People: Westward Expansion
John James Audubon was a member of the Hudson River School art movement. He was a naturalist specializing in painting the birds of America. As a young man, he travelled down the Ohio River to western Kentucky and set up a dry goods store. He was somewhat successful in business until hard times hit, and he was jailed for bankruptcy. He decided to continue his hobby of drawing birds as he floated down the Mississippi River. Through his observation of birds and nature, he became a conservationist. He illustrated a collection of 435 life size prints of America birds. Today the Audubon Society, founded by George Bird Grinnell, continues John James Audubon’s spirit of protecting birds and their habitats. John James Audubon’s illustrations and life story help to describe the spirit of young America.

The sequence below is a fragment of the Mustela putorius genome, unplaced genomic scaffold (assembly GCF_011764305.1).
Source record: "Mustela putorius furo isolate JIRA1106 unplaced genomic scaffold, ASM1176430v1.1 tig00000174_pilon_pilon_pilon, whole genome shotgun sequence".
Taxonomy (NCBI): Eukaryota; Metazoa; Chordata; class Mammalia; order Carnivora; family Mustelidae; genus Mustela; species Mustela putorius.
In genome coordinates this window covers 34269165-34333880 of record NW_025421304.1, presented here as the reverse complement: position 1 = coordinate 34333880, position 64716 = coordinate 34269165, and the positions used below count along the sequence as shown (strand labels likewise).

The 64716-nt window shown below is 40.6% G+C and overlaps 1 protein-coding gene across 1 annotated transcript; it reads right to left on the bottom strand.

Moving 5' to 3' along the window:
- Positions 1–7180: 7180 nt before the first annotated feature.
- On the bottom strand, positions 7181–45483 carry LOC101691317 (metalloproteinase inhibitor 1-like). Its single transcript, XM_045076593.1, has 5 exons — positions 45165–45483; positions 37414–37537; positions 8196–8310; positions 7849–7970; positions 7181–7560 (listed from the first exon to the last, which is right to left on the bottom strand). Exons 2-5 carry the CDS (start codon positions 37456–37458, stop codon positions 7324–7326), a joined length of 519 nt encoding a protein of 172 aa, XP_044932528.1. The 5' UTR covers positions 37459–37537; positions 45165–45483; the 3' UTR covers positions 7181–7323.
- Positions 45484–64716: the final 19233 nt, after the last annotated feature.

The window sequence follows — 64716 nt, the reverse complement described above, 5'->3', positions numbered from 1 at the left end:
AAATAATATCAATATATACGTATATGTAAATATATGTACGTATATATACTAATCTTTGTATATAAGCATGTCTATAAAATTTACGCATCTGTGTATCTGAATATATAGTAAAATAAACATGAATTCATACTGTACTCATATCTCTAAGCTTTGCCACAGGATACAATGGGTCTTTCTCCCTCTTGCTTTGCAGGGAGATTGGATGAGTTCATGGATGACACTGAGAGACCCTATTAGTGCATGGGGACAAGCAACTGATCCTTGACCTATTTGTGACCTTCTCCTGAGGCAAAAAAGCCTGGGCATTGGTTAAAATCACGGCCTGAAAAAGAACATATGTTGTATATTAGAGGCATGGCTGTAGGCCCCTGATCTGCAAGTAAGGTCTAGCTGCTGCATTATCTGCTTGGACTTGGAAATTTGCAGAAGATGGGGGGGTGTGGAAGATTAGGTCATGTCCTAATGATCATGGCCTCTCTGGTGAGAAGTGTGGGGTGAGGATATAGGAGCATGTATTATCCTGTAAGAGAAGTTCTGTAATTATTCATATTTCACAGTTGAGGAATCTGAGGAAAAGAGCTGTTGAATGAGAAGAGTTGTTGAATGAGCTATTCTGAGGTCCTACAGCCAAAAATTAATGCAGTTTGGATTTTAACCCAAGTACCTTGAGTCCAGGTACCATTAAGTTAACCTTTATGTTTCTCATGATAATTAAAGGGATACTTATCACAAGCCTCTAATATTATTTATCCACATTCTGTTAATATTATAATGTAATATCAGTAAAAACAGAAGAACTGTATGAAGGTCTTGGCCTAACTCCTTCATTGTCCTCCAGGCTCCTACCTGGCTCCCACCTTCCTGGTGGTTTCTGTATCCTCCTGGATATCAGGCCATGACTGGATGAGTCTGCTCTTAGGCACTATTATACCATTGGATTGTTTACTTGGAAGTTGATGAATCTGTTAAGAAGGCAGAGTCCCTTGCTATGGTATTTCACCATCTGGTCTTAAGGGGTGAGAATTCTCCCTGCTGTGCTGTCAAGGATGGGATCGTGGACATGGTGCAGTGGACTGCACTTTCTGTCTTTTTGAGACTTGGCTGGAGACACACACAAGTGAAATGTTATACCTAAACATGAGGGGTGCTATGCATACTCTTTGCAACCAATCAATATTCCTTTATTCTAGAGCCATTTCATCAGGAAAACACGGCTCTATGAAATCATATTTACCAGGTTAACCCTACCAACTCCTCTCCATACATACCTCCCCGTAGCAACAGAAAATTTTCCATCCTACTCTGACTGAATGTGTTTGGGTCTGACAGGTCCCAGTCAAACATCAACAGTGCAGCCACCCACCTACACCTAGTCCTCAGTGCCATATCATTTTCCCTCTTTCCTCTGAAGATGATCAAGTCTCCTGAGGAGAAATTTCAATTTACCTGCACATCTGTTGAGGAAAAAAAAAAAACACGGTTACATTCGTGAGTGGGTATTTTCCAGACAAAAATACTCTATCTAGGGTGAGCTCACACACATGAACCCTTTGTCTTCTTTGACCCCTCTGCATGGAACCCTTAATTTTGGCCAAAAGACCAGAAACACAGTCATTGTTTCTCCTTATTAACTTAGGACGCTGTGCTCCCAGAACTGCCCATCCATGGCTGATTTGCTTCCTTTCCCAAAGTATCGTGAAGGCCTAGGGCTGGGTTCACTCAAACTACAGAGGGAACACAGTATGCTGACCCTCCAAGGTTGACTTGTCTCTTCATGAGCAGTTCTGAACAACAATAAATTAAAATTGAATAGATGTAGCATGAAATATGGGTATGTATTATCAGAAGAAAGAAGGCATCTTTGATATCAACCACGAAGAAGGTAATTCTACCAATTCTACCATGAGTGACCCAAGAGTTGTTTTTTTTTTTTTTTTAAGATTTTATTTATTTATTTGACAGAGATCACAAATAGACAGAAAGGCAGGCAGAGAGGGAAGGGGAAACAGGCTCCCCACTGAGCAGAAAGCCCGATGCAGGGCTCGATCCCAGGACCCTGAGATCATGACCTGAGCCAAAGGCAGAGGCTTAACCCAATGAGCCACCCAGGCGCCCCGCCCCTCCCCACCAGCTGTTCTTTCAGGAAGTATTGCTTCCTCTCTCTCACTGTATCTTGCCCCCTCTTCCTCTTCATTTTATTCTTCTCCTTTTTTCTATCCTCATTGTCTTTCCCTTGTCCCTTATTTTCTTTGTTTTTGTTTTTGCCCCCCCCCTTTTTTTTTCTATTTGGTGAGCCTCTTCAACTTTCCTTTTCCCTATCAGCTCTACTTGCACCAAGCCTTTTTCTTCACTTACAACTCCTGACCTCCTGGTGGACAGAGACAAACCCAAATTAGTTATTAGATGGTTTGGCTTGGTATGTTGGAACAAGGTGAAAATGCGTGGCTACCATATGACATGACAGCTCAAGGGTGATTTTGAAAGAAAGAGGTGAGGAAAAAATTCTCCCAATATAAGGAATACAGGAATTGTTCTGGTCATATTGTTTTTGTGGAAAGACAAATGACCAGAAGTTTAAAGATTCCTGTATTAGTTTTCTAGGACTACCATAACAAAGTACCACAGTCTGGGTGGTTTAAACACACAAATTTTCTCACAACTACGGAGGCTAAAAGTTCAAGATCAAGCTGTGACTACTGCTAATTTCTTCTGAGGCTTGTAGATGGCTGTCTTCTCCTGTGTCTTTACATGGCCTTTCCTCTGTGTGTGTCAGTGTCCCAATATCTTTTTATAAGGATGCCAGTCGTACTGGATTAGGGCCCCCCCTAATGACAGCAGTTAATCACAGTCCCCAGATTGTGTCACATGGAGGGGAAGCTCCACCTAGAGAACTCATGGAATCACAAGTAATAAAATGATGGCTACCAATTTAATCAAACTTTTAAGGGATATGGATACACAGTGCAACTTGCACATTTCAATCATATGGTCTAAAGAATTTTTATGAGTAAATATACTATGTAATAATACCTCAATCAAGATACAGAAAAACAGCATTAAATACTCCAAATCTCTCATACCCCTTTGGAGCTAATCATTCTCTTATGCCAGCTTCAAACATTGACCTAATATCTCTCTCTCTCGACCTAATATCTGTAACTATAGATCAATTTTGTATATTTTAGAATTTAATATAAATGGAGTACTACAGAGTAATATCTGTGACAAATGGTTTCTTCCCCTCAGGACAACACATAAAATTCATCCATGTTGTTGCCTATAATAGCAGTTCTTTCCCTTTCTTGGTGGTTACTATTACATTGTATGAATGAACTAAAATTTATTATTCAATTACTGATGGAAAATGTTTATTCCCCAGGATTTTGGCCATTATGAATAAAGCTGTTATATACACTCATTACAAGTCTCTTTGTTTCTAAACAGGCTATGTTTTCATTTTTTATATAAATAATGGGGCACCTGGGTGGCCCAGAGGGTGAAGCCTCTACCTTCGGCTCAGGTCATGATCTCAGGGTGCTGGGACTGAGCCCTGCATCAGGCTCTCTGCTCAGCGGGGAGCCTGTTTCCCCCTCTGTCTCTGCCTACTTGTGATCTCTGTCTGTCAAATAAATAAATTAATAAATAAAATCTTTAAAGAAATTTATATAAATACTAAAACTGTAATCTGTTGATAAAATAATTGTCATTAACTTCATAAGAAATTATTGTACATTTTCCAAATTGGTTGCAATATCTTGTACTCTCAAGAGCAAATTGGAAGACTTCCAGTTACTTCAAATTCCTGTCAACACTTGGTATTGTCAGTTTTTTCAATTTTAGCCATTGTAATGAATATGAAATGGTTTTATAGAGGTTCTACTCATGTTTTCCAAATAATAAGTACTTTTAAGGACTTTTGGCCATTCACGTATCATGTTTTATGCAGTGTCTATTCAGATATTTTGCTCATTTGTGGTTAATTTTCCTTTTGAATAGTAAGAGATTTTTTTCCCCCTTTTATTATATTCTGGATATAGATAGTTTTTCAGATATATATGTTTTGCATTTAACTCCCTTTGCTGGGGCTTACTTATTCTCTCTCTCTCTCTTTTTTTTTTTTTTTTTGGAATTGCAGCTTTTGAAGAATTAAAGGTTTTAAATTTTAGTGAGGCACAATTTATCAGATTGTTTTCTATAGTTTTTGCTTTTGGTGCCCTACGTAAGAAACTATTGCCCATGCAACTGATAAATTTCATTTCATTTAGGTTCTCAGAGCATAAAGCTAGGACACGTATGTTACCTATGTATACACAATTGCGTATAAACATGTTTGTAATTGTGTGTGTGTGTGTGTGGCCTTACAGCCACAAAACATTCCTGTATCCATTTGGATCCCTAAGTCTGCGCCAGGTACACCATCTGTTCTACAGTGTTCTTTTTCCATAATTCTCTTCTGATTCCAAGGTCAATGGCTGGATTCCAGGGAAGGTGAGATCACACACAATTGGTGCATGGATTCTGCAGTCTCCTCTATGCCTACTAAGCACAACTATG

Sam Houston was born in Virginia and moved to Tennessee in his teens. His courageous service in the War of 1812 caught the attention of General Andrew Jackson, and the two men became friends. After the war he studied law and was admitted to the bar in 1818. He represented Tennessee in the House of Representatives from 1823-28 and later became governor of that state. He resigned the office in 1829 and lived among the Cherokee Indians for a time, even being made a member of the Cherokee Nation. He assisted the tribe with the relocations required by the Indian Removal Act. On various trips, he met Alexis de Tocqueville who is believed to have used Houston in composite examples of Americans. Houston soon moved to Texas, supporting its independence from Mexico. As Commander in Chief, he led the Texas Army in the defeat of Mexican General Santa Ana, and served as the first President of the Republic of Texas. The state joined the Union in 1845, and Houston served three terms in the US Senate. There, he often clashed with John C. Calhoun. He expressed support for the Union and favored the Compromise of 1850. He opposed the Kansas-Nebraska Act because he believed it would contribute to increased sectionalism and lead to war. Though Houston owned slaves and opposed abolition, his desire to preserve the Union prevailed. Houston left the Senate and was elected governor of Texas in 1859. When President Abraham Lincoln was elected, Texas seceded from the Union. In what many saw as a sign of integrity, Houston refused to take an oath of allegiance to the Confederacy, and was removed as governor. He died two years later.